At Least A Dozen Republican Senators Unconvinced On Escalation
by Chris Bowers, Thu Jan 11, 2007 at 12:04:10 PM EST
Senator Norm Coleman Opposes President Bush's Escalation Plan. "And to put the lives of Americans soldiers -- more, in the center of that, without first having something that's substantial, something we can point to, other than this sense of trust, other than looking someone in the eye, having a conversation. I'm not prepared, at this time, to support that. It's -- the cost is too great." [Senate Foreign Relations Committee Testimony, 1/11/07]
Senator John Sununu Expressed His Concerns about President Bush's Escalation Plan. "There were some areas where I have a little bit more concern, such as whether or not the use of the troops discussed will really be appropriate in dealing with sectarian violence in Baghdad..." [Senate Foreign Relations Committee Testimony, 1/11/07]
Senator George Voinovich Is Skeptical of the Plan for Escalation. "I think you should know that I am skeptical that a surge of troops will bring an end to the escalation of violence and the insurgency in Iraq. Many of the generals that have served there have said they don't believe additional troops will be helpful in Baghdad particularly. And, Madam Secretary, my faith in Prime Minister Maliki's ability to make the hard choices necessary to bring about political solutions has to be restored. What we need is a political solution between the Sunnis and the Shiite." [Senate Foreign Relations Committee Testimony, 1/11/07]
Senator Lisa Murkowski Not Convinced by the President's Plan. "I would agree with Senator Hagel that, given the American lives that have been lost in Iraq, we want to make sure that we have a policy that is worthy of their sacrifices. And those are his words. And I think they're very well spoken. But I'm not convinced, as I look to the plan that the president presented yesterday, that what we're seeing is that much different than what we have been doing in the past." [Senate Foreign Relations Committee Testimony, 1/11/07]
Senator Vitter Is Concerned the President's Plan is Too Little Too Late. "And so that does lead to a concern of mine that we may commit the same mistake I think we clearly have in the past, which is too little, maybe too late." [Senate Foreign Relations Committee Testimony, 1/11/07]
Senator Susan Collins Says an Increase in Troop Levels Is a Mistake. "Based on the trip I took to Iraq last month, I concluded it would be a mistake to increase the overall level of troops in Iraq." [Chicago Tribune, 1/11/07]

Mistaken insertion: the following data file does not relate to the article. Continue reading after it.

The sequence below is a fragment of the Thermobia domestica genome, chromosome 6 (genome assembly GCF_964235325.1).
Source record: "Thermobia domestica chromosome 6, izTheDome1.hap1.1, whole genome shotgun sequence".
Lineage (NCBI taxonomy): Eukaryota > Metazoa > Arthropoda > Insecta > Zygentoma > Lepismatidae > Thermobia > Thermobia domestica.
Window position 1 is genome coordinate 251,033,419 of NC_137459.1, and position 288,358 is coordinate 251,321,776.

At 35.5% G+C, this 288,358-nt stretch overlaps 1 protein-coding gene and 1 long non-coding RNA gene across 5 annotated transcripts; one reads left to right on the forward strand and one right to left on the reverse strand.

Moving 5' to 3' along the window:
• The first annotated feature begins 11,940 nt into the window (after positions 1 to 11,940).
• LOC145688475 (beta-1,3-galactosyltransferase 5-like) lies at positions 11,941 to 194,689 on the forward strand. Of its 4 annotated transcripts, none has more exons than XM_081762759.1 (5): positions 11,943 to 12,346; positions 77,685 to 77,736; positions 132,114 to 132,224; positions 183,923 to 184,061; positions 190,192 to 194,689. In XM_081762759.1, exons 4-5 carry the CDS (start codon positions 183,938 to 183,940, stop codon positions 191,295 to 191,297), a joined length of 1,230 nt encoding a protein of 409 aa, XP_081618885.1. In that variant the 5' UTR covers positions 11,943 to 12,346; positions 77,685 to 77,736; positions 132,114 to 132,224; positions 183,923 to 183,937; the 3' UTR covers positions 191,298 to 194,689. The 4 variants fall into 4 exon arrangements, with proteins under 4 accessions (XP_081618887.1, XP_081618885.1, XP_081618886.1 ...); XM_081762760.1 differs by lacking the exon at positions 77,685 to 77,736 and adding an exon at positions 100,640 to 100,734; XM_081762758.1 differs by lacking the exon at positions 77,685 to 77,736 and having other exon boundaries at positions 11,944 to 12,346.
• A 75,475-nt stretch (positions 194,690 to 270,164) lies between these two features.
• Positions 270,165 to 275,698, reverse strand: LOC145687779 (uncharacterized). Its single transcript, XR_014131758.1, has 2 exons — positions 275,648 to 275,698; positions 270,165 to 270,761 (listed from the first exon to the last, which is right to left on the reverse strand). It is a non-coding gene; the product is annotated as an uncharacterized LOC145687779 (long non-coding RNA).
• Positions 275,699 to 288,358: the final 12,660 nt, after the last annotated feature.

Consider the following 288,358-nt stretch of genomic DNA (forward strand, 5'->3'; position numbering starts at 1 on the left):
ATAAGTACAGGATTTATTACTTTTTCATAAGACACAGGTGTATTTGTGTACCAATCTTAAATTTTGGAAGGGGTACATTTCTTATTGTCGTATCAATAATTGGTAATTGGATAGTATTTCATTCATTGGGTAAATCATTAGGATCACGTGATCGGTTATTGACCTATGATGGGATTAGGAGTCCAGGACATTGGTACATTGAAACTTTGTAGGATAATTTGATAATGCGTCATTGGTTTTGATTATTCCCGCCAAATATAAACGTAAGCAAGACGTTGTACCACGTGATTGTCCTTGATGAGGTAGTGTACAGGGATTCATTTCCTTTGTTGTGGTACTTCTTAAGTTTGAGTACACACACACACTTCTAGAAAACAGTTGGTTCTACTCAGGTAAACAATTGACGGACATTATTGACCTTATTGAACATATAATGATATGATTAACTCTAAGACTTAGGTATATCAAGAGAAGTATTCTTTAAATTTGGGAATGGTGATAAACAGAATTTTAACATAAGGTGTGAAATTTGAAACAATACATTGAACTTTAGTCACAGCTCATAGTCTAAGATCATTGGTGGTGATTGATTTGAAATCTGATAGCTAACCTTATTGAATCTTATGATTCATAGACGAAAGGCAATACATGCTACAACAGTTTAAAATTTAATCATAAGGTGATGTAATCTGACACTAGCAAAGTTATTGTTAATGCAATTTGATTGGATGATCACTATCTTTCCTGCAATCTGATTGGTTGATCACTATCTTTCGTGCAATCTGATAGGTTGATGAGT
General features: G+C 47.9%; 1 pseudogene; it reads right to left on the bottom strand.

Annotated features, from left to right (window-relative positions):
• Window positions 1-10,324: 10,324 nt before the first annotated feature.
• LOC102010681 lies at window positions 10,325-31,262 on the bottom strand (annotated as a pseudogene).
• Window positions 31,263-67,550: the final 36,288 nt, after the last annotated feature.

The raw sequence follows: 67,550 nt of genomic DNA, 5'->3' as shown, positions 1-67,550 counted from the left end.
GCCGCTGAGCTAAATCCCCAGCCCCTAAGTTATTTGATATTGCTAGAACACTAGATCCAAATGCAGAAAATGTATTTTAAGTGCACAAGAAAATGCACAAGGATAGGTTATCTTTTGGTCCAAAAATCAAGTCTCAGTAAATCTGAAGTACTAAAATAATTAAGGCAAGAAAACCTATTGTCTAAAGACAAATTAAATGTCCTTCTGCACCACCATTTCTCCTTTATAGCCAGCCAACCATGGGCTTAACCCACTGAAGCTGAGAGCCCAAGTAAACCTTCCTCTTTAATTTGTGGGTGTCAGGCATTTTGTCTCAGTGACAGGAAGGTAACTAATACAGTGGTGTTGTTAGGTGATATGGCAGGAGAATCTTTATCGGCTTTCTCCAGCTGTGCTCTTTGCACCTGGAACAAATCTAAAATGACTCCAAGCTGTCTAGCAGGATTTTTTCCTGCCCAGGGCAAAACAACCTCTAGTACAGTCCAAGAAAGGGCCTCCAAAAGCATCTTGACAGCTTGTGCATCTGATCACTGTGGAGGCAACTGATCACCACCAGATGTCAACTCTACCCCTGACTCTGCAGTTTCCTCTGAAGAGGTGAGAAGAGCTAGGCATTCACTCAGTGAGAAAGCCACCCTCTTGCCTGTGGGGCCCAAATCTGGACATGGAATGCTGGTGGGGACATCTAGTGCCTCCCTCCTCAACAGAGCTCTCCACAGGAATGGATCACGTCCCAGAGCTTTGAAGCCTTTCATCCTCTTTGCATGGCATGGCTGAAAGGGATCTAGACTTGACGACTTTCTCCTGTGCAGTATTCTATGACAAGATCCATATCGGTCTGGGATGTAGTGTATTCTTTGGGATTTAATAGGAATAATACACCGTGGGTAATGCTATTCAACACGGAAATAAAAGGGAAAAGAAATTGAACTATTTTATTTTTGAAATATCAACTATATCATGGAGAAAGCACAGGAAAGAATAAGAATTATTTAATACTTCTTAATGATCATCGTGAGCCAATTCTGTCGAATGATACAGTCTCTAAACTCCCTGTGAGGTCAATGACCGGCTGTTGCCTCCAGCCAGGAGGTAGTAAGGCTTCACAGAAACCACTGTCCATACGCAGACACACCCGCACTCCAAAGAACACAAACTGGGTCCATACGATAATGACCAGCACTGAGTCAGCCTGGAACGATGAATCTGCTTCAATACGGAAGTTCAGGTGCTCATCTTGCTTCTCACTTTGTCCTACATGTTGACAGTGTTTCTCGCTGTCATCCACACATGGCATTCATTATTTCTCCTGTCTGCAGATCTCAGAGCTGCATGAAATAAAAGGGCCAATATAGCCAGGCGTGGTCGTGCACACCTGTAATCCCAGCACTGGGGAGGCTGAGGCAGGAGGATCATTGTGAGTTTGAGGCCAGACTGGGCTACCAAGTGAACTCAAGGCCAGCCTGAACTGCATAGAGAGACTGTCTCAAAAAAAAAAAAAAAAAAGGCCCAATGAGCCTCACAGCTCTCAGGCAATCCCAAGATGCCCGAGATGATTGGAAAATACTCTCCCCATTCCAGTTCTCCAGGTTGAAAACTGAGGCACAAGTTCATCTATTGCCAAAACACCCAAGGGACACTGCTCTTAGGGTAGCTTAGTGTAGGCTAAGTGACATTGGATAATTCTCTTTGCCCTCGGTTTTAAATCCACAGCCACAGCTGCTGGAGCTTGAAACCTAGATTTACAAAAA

Sen. Gordon Smith Opposes the Escalation. "We are extending an ineffective tactic to further the status quo. Iraqis must be the ones to settle their own peace." [AP, 1/10/07]
Senator Olympia Snowe Is Skeptical That an Escalation Will Address the Problem. "I have deep scepticism about it, about a surge addressing the root causes of the mistrust and hatred that sects have for each other. That's what I expressed. The fact of the matter is that the American people don't support this war and the way it has evolved because they see the Iraqis fighting among themselves instead of for themselves." [Irish Times, 1/10/07]
Sen. Sam Brownback - from Baghdad -- Says Escalation Is Not the Answer. "I do not believe that sending more troops to Iraq is the answer. Iraq requires a political rather than a military solution." [AP, 1/10/07] Amazing how many of the Republicans voicing "concerns" have dicey re-election prospects in 2008: Sununu, Collins, Smith, and Coleman. Expressing concern, and then caving, has long been a game Republicans have played in order try and look independent. However, without the ability to control the agenda, and thus as easily alter legislation, it may no longer be so easy for them to claim that they reached a compromise on a given bill, and thus have decided to change their vote.
In this case, the telling vote may come during McConnell's attempt to block Kennedy's attempt to block the escalation, or at least put severe restrictions upon it. McConnell has vowed a filibuster attempt, and claims to have Lieberman's support. If all twelve of these Republicans were to break, it would not matter what Lieberman did, because Democrats would have the necessary 60 votes to break a filibuster even sans Tim Johnson.
This will be a telling moment in the Senate, and I am glad we are starting to list names and statements on the issue. Hopefully, we will soon be able to take down names on actual votes. I love the smell of Republican defection in the morning.